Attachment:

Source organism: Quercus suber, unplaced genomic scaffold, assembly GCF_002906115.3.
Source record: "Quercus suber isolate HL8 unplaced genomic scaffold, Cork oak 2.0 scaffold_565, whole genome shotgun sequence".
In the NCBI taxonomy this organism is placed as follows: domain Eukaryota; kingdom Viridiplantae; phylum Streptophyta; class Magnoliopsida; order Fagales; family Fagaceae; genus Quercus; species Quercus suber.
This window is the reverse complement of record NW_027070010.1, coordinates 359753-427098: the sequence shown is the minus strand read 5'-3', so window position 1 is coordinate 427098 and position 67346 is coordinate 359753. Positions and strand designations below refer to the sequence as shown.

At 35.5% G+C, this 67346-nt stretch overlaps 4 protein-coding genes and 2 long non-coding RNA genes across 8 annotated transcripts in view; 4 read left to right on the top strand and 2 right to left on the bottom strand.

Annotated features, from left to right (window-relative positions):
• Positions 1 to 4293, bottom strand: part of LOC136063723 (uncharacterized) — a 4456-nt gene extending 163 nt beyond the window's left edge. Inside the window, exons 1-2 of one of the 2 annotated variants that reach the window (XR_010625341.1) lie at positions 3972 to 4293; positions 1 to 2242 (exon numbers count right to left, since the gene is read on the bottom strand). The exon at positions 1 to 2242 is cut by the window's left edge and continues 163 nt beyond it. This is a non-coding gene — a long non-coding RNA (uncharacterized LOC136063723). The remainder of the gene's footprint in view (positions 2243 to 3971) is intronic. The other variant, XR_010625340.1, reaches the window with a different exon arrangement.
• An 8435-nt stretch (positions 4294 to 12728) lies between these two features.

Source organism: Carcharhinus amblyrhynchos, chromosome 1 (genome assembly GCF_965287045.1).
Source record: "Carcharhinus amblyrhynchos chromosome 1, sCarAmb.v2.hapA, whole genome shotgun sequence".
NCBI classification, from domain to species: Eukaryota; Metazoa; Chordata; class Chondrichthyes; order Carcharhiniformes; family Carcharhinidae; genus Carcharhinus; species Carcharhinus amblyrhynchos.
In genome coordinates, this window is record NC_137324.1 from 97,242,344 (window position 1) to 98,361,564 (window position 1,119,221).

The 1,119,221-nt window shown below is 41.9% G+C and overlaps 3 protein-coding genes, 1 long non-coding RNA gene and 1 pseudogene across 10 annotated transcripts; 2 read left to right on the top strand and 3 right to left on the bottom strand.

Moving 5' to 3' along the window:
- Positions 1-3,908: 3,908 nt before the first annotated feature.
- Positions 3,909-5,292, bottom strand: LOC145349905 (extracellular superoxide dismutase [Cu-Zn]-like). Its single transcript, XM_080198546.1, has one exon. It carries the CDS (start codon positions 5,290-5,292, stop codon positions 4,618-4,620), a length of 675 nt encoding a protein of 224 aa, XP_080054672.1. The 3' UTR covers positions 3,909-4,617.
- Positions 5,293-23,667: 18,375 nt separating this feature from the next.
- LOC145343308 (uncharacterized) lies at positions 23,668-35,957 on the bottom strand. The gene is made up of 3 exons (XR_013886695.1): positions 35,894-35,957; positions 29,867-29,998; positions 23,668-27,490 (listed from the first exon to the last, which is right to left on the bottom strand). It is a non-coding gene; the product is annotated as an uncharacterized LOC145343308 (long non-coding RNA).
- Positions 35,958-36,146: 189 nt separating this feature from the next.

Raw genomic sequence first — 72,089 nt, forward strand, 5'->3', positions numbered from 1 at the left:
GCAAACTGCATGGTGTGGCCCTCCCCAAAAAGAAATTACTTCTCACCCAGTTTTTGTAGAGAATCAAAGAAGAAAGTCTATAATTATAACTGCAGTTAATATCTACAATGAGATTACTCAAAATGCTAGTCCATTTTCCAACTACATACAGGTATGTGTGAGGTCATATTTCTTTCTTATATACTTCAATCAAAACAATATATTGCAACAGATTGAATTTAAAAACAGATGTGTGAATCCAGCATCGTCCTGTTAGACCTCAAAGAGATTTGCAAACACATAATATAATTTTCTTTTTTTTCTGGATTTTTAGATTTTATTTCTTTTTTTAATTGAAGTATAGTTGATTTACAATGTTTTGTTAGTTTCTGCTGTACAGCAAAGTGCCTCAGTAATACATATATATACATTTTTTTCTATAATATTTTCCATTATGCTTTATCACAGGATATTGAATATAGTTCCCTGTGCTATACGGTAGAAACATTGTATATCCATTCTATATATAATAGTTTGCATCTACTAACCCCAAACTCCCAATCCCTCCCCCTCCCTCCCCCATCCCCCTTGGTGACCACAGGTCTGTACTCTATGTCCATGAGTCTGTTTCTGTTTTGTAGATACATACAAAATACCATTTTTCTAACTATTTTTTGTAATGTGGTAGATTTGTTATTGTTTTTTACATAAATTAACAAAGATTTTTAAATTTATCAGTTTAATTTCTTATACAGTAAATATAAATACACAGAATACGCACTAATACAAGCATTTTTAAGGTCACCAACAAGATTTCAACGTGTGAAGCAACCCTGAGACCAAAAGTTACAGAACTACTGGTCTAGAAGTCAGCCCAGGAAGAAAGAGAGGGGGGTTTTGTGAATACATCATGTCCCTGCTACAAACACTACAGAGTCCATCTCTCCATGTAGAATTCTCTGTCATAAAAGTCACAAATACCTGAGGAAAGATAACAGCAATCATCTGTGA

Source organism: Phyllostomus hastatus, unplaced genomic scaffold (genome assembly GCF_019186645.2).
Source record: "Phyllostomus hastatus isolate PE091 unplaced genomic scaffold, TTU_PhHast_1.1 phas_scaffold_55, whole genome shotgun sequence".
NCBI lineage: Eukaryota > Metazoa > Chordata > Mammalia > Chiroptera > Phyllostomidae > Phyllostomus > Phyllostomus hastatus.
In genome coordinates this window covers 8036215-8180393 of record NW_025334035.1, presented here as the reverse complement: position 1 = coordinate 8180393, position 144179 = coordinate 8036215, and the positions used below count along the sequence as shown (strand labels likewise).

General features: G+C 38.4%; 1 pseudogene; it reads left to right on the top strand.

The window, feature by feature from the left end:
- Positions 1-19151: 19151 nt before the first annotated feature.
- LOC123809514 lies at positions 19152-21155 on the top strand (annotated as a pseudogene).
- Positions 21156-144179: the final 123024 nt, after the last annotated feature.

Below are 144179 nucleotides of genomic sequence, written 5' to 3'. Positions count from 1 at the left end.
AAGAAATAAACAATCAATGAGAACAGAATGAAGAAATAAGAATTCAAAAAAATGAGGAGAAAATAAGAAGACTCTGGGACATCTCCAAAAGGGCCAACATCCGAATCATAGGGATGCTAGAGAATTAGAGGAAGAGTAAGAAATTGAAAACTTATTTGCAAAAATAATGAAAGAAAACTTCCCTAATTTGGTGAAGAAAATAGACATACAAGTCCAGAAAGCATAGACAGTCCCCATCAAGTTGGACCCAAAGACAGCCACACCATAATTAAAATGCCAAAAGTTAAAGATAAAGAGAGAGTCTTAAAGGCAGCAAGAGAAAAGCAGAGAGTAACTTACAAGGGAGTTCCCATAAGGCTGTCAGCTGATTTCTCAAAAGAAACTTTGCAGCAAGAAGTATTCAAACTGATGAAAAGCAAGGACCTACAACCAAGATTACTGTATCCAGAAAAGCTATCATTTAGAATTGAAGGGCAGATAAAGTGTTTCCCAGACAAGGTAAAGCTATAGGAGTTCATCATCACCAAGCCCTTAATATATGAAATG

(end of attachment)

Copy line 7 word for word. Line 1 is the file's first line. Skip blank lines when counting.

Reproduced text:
• Positions 1 to 4293, bottom strand: part of LOC136063723 (uncharacterized) — a 4456-nt gene extending 163 nt beyond the window's left edge. Inside the window, exons 1-2 of one of the 2 annotated variants that reach the window (XR_010625341.1) lie at positions 3972 to 4293; positions 1 to 2242 (exon numbers count right to left, since the gene is read on the bottom strand). The exon at positions 1 to 2242 is cut by the window's left edge and continues 163 nt beyond it. This is a non-coding gene — a long non-coding RNA (uncharacterized LOC136063723). The remainder of the gene's footprint in view (positions 2243 to 3971) is intronic. The other variant, XR_010625340.1, reaches the window with a different exon arrangement.